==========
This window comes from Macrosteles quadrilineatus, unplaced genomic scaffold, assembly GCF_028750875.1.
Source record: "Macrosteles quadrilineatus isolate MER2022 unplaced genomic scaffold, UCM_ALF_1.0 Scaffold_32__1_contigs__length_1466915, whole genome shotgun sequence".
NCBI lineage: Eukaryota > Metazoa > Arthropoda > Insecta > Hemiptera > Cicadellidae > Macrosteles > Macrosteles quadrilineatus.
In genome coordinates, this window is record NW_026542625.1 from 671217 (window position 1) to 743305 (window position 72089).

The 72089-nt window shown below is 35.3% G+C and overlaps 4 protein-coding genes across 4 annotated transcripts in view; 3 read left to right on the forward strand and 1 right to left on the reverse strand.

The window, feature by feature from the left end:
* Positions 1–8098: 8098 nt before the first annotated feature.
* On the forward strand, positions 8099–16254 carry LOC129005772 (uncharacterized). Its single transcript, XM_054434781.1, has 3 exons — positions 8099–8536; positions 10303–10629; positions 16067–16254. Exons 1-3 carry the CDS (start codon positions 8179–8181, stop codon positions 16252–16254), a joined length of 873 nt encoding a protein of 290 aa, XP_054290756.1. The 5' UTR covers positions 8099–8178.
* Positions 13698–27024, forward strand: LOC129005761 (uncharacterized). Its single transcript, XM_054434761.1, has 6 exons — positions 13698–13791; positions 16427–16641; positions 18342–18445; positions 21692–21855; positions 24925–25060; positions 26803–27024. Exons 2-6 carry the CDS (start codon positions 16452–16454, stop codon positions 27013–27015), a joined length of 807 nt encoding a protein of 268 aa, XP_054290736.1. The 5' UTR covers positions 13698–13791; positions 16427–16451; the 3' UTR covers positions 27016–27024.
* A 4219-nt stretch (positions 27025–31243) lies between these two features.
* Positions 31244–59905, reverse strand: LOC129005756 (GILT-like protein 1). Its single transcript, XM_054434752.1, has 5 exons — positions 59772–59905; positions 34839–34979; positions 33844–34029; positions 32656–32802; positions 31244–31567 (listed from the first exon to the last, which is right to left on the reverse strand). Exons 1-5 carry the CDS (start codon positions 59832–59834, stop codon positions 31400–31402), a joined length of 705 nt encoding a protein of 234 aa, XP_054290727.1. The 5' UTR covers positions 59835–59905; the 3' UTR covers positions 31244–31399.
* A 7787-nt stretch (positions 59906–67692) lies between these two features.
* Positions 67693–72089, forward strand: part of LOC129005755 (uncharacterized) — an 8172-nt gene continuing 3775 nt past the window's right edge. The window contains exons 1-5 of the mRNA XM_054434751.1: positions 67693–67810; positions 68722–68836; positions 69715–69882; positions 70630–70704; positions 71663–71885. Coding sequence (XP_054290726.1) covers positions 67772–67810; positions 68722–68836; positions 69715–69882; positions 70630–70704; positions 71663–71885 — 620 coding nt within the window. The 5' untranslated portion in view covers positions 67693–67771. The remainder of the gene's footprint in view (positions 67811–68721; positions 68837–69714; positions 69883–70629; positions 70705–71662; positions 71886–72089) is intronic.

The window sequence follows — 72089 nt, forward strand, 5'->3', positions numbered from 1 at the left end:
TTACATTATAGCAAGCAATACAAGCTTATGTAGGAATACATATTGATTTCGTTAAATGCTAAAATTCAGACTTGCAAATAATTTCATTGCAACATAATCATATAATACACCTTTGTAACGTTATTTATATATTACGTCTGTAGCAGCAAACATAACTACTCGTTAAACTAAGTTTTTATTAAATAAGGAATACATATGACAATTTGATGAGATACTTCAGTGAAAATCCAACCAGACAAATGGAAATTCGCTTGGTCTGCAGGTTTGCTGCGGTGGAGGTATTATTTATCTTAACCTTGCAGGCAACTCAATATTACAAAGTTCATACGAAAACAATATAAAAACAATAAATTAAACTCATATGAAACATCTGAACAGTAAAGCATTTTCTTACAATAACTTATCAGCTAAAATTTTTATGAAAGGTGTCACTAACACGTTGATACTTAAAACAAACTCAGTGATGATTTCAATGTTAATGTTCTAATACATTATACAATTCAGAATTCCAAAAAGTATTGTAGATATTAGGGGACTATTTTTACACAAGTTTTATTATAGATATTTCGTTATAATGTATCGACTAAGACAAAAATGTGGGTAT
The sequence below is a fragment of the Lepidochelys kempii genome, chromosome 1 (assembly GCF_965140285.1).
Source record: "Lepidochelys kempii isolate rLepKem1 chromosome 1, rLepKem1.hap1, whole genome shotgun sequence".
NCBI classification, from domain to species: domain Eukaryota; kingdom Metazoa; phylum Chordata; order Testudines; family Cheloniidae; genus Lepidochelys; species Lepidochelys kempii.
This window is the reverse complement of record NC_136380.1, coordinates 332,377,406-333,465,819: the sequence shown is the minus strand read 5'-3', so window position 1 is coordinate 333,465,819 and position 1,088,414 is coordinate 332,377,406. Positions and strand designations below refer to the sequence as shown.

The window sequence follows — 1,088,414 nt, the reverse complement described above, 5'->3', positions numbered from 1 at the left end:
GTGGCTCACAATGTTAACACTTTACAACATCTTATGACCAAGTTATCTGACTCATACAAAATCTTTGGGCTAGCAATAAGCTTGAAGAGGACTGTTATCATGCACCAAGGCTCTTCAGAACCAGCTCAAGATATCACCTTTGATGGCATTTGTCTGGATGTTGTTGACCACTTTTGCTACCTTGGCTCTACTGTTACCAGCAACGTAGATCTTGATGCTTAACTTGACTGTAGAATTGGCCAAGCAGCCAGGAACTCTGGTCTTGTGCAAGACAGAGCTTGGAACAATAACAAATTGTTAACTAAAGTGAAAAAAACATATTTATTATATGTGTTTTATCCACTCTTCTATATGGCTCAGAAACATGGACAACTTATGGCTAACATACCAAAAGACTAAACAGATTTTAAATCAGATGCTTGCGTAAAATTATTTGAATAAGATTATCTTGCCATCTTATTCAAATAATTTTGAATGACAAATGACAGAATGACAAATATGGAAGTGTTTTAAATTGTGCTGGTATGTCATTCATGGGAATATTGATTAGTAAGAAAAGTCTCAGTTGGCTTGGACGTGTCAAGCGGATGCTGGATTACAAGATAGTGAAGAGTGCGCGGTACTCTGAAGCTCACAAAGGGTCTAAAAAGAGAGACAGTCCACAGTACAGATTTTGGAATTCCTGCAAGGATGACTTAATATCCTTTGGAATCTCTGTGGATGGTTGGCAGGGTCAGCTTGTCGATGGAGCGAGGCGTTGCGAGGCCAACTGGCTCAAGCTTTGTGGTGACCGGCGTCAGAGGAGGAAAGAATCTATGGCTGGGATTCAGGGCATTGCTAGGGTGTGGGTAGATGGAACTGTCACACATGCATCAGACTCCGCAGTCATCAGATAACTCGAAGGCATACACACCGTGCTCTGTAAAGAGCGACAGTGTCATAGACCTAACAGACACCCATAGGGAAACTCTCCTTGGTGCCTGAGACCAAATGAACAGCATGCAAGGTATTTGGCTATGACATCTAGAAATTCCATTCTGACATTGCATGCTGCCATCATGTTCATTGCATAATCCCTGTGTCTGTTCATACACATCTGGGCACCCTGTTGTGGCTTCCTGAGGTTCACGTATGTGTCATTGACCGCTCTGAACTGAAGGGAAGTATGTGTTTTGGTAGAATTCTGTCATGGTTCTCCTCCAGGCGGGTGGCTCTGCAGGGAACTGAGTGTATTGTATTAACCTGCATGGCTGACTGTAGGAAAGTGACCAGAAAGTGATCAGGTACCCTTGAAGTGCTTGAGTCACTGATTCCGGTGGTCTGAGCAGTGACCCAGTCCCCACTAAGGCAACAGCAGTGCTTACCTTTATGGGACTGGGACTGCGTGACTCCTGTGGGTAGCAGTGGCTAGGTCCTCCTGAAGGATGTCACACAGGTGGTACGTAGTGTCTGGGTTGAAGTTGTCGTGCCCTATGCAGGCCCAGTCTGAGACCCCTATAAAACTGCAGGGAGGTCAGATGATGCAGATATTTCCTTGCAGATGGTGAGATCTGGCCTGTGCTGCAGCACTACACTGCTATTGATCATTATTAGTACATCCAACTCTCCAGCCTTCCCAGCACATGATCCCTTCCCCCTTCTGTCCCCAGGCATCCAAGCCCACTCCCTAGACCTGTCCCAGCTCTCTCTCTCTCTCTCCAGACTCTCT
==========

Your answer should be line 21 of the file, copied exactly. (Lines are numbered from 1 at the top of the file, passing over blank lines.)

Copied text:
GTGGCTCACAATGTTAACACTTTACAACATCTTATGACCAAGTTATCTGACTCATACAAAATCTTTGGGCTAGCAATAAGCTTGAAGAGGACTGTTATCATGCACCAAGGCTCTTCAGAACCAGCTCAAGATATCACCTTTGATGGCATTTGTCTGGATGTTGTTGACCACTTTTGCTACCTTGGCTCTACTGTTACCAGCAACGTAGATCTTGATGCTTAACTTGACTGTAGAATTGGCCAAGCAGCCAGGAACTCTGGTCTTGTGCAAGACAGAGCTTGGAACAATAACAAATTGTTAACTAAAGTGAAAAAAACATATTTATTATATGTGTTTTATCCACTCTTCTATATGGCTCAGAAACATGGACAACTTATGGCTAACATACCAAAAGACTAAACAGATTTTAAATCAGATGCTTGCGTAAAATTATTTGAATAAGATTATCTTGCCATCTTATTCAAATAATTTTGAATGACAAATGACAGAATGACAAATATGGAAGTGTTTTAAATTGTGCTGGTATGTCATTCATGGGAATATTGATTAGTAAGAAAAGTCTCAGTTGGCTTGGACGTGTCAAGCGGATGCTGGATTACAAGATAGTGAAGAGTGCGCGGTACTCTGAAGCTCACAAAGGGTCTAAAAAGAGAGACAGTCCACAGTACAGATTTTGGAATTCCTGCAAGGATGACTTAATATCCTTTGGAATCTCTGTGGATGGTTGGCAGGGTCAGCTTGTCGATGGAGCGAGGCGTTGCGAGGCCAACTGGCTCAAGCTTTGTGGTGACCGGCGTCAGAGGAGGAAAGAATCTATGGCTGGGATTCAGGGCATTGCTAGGGTGTGGGTAGATGGAACTGTCACACATGCATCAGACTCCGCAGTCATCAGATAACTCGAAGGCATACACACCGTGCTCTGTAAAGAGCGACAGTGTCATAGACCTAACAGACACCCATAGGGAAACTCTCCTTGGTGCCTGAGACCAAATGAACAGCATGCAAGGTATTTGGCTATGACATCTAGAAATTCCATTCTGACATTGCATGCTGCCATCATGTTCATTGCATAATCCCTGTGTCTGTTCATACACATCTGGGCACCCTGTTGTGGCTTCCTGAGGTTCACGTATGTGTCATTGACCGCTCTGAACTGAAGGGAAGTATGTGTTTTGGTAGAATTCTGTCATGGTTCTCCTCCAGGCGGGTGGCTCTGCAGGGAACTGAGTGTATTGTATTAACCTGCATGGCTGACTGTAGGAAAGTGACCAGAAAGTGATCAGGTACCCTTGAAGTGCTTGAGTCACTGATTCCGGTGGTCTGAGCAGTGACCCAGTCCCCACTAAGGCAACAGCAGTGCTTACCTTTATGGGACTGGGACTGCGTGACTCCTGTGGGTAGCAGTGGCTAGGTCCTCCTGAAGGATGTCACACAGGTGGTACGTAGTGTCTGGGTTGAAGTTGTCGTGCCCTATGCAGGCCCAGTCTGAGACCCCTATAAAACTGCAGGGAGGTCAGATGATGCAGATATTTCCTTGCAGATGGTGAGATCTGGCCTGTGCTGCAGCACTACACTGCTATTGATCATTATTAGTACATCCAACTCTCCAGCCTTCCCAGCACATGATCCCTTCCCCCTTCTGTCCCCAGGCATCCAAGCCCACTCCCTAGACCTGTCCCAGCTCTCTCTCTCTCTCTCCAGACTCTCT